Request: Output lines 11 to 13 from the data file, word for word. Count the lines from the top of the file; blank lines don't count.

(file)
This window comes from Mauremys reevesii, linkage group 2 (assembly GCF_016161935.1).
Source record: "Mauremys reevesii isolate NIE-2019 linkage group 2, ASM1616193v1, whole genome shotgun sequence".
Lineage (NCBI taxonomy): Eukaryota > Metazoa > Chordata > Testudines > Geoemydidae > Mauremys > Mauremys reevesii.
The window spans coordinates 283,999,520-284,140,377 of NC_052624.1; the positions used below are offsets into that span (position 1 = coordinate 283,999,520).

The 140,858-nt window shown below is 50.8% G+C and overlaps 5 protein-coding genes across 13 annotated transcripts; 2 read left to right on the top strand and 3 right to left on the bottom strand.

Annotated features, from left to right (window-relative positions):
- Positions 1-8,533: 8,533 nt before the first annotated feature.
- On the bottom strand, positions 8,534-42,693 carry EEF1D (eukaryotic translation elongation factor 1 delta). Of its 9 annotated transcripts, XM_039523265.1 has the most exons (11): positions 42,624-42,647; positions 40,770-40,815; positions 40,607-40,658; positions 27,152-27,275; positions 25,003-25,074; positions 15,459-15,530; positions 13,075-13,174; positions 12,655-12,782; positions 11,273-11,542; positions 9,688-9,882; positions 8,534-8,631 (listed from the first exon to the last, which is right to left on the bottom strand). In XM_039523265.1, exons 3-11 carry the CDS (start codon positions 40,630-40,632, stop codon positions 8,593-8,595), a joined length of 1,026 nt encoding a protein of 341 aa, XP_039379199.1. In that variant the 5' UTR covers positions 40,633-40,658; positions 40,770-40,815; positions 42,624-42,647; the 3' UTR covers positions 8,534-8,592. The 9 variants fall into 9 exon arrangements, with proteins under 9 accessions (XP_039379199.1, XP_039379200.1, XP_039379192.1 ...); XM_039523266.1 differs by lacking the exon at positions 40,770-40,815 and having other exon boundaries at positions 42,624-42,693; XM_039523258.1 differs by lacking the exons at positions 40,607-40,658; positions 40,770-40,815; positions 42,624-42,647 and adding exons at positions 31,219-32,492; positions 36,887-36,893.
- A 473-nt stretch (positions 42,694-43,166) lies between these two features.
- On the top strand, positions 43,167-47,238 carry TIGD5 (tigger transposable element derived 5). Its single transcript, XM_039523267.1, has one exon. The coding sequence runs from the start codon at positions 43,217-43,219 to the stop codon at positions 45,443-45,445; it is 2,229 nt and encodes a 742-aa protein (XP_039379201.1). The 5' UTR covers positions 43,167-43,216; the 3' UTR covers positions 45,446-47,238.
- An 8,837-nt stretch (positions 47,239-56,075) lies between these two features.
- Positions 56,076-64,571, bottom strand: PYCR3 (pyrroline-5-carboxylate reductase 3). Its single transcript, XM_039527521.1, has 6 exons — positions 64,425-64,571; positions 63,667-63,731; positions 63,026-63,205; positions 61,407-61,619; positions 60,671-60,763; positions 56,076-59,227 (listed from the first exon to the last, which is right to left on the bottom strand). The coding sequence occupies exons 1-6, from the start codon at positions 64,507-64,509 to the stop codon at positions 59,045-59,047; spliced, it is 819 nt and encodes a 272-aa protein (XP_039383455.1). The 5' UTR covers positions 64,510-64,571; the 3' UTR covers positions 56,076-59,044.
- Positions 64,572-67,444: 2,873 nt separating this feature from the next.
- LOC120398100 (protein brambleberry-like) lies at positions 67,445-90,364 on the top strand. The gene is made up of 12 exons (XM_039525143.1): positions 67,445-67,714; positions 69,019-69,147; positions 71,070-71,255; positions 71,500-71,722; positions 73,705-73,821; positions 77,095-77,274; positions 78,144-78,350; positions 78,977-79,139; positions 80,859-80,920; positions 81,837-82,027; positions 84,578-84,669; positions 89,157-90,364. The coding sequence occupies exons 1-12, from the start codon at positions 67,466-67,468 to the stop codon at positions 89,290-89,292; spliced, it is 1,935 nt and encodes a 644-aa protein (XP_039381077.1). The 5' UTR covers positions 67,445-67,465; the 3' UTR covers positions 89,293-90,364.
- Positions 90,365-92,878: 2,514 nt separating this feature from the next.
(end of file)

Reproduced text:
- An 8,837-nt stretch (positions 47,239-56,075) lies between these two features.
- Positions 56,076-64,571, bottom strand: PYCR3 (pyrroline-5-carboxylate reductase 3). Its single transcript, XM_039527521.1, has 6 exons — positions 64,425-64,571; positions 63,667-63,731; positions 63,026-63,205; positions 61,407-61,619; positions 60,671-60,763; positions 56,076-59,227 (listed from the first exon to the last, which is right to left on the bottom strand). The coding sequence occupies exons 1-6, from the start codon at positions 64,507-64,509 to the stop codon at positions 59,045-59,047; spliced, it is 819 nt and encodes a 272-aa protein (XP_039383455.1). The 5' UTR covers positions 64,510-64,571; the 3' UTR covers positions 56,076-59,044.
- Positions 64,572-67,444: 2,873 nt separating this feature from the next.